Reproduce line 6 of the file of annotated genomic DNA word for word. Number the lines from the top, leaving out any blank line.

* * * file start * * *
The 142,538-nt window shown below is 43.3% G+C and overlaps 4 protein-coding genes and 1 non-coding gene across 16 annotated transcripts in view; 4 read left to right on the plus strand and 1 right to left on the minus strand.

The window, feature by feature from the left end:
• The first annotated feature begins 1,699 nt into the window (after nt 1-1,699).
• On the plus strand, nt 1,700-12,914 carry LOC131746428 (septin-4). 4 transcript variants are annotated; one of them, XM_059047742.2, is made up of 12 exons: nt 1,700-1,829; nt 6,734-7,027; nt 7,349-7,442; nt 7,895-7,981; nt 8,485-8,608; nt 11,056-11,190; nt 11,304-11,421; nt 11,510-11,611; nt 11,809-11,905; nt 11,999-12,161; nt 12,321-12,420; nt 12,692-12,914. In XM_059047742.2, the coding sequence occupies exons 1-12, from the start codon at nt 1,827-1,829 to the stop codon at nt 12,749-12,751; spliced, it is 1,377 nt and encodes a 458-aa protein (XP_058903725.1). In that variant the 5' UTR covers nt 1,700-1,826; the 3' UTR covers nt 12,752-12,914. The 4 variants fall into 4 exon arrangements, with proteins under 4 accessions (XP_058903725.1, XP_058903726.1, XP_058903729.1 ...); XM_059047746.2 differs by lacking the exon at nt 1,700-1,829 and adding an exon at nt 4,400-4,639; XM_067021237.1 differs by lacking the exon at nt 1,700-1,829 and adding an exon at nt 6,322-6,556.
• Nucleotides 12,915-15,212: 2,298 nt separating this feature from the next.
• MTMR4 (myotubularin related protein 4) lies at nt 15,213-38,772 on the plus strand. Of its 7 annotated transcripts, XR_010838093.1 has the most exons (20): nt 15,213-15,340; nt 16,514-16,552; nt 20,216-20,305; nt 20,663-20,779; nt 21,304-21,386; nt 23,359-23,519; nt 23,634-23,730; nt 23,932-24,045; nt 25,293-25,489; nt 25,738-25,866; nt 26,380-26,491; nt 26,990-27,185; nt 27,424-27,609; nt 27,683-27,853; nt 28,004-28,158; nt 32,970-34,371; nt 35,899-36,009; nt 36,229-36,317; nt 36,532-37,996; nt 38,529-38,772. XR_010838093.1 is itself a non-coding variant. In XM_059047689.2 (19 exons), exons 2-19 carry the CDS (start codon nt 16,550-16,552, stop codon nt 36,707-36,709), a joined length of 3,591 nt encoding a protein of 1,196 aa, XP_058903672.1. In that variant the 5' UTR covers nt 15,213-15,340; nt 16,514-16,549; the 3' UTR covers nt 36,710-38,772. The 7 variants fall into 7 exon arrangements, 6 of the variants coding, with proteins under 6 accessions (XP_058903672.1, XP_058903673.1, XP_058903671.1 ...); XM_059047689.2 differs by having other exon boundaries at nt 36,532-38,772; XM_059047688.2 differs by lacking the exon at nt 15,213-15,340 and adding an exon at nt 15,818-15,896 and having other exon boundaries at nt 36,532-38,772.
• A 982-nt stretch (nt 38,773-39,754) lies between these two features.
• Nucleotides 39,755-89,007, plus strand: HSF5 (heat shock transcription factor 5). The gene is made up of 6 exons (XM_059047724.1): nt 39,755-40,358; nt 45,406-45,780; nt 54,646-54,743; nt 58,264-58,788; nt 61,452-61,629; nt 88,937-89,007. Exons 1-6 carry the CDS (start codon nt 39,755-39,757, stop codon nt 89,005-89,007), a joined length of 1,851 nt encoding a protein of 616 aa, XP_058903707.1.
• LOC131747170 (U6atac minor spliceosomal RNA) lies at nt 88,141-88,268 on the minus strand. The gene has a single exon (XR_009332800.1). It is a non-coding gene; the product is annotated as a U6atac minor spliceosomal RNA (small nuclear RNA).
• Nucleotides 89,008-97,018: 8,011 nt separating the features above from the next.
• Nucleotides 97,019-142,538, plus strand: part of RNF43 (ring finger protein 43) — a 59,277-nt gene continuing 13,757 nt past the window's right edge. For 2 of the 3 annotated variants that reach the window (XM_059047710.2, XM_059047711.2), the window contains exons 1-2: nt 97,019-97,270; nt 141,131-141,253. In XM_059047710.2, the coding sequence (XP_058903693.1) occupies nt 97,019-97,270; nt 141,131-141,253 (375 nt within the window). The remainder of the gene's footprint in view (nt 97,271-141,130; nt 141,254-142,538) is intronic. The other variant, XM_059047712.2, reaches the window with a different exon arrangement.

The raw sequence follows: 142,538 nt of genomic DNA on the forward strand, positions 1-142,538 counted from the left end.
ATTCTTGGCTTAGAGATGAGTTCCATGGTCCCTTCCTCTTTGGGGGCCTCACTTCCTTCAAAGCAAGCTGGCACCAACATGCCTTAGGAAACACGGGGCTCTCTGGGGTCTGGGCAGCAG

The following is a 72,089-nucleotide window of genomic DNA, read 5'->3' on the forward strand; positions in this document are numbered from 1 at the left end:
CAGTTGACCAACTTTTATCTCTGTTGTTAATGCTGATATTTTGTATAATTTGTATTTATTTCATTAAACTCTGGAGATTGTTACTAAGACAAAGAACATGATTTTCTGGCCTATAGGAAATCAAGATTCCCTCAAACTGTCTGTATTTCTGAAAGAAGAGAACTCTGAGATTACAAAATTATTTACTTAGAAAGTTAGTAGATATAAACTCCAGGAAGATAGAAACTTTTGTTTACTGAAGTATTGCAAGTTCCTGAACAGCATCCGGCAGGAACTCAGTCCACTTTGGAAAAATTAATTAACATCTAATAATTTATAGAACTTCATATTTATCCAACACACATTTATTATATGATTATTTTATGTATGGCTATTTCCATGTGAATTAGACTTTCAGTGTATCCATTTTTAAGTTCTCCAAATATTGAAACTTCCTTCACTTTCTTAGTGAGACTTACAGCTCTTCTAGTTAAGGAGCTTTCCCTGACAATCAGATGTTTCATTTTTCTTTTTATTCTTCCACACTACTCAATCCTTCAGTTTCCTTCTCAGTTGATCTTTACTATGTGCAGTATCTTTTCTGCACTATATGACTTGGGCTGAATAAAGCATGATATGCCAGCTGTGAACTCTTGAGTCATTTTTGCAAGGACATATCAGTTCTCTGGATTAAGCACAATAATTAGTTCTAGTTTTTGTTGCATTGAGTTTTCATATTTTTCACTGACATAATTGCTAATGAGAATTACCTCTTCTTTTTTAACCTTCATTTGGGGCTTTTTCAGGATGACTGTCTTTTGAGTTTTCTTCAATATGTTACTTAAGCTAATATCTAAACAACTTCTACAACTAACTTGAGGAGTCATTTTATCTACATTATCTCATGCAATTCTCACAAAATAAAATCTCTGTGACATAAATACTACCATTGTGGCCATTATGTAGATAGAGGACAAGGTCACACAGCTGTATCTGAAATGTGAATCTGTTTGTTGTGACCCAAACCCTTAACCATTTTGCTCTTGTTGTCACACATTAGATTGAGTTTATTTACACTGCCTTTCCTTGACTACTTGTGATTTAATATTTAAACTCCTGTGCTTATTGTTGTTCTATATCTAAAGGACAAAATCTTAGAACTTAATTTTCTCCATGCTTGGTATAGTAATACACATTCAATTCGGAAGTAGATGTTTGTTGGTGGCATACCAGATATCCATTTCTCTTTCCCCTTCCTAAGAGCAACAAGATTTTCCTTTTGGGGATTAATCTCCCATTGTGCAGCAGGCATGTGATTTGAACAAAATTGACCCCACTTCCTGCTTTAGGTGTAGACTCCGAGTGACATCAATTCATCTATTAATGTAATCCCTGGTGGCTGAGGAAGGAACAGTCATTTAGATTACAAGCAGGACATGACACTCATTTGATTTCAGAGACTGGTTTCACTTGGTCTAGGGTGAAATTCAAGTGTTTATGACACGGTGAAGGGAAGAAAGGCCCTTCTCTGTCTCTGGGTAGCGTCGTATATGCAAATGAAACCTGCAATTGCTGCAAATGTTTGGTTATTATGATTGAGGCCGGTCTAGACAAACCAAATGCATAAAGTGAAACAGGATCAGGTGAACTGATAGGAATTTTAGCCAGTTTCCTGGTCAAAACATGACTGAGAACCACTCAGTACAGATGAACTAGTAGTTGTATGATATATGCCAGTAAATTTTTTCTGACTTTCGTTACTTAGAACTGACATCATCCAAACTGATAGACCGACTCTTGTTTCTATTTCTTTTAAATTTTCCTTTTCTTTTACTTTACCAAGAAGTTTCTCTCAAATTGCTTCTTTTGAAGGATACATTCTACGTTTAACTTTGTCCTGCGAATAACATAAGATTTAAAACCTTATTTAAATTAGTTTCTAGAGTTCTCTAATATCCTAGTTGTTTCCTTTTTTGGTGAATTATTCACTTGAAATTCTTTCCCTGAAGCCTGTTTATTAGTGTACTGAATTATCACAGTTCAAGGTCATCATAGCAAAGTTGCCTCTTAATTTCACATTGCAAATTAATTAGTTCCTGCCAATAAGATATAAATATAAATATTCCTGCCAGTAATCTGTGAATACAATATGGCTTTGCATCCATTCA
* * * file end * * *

• MTMR4 (myotubularin related protein 4) lies at nt 15,213-38,772 on the plus strand. Of its 7 annotated transcripts, XR_010838093.1 has the most exons (20): nt 15,213-15,340; nt 16,514-16,552; nt 20,216-20,305; nt 20,663-20,779; nt 21,304-21,386; nt 23,359-23,519; nt 23,634-23,730; nt 23,932-24,045; nt 25,293-25,489; nt 25,738-25,866; nt 26,380-26,491; nt 26,990-27,185; nt 27,424-27,609; nt 27,683-27,853; nt 28,004-28,158; nt 32,970-34,371; nt 35,899-36,009; nt 36,229-36,317; nt 36,532-37,996; nt 38,529-38,772. XR_010838093.1 is itself a non-coding variant. In XM_059047689.2 (19 exons), exons 2-19 carry the CDS (start codon nt 16,550-16,552, stop codon nt 36,707-36,709), a joined length of 3,591 nt encoding a protein of 1,196 aa, XP_058903672.1. In that variant the 5' UTR covers nt 15,213-15,340; nt 16,514-16,549; the 3' UTR covers nt 36,710-38,772. The 7 variants fall into 7 exon arrangements, 6 of the variants coding, with proteins under 6 accessions (XP_058903672.1, XP_058903673.1, XP_058903671.1 ...); XM_059047689.2 differs by having other exon boundaries at nt 36,532-38,772; XM_059047688.2 differs by lacking the exon at nt 15,213-15,340 and adding an exon at nt 15,818-15,896 and having other exon boundaries at nt 36,532-38,772.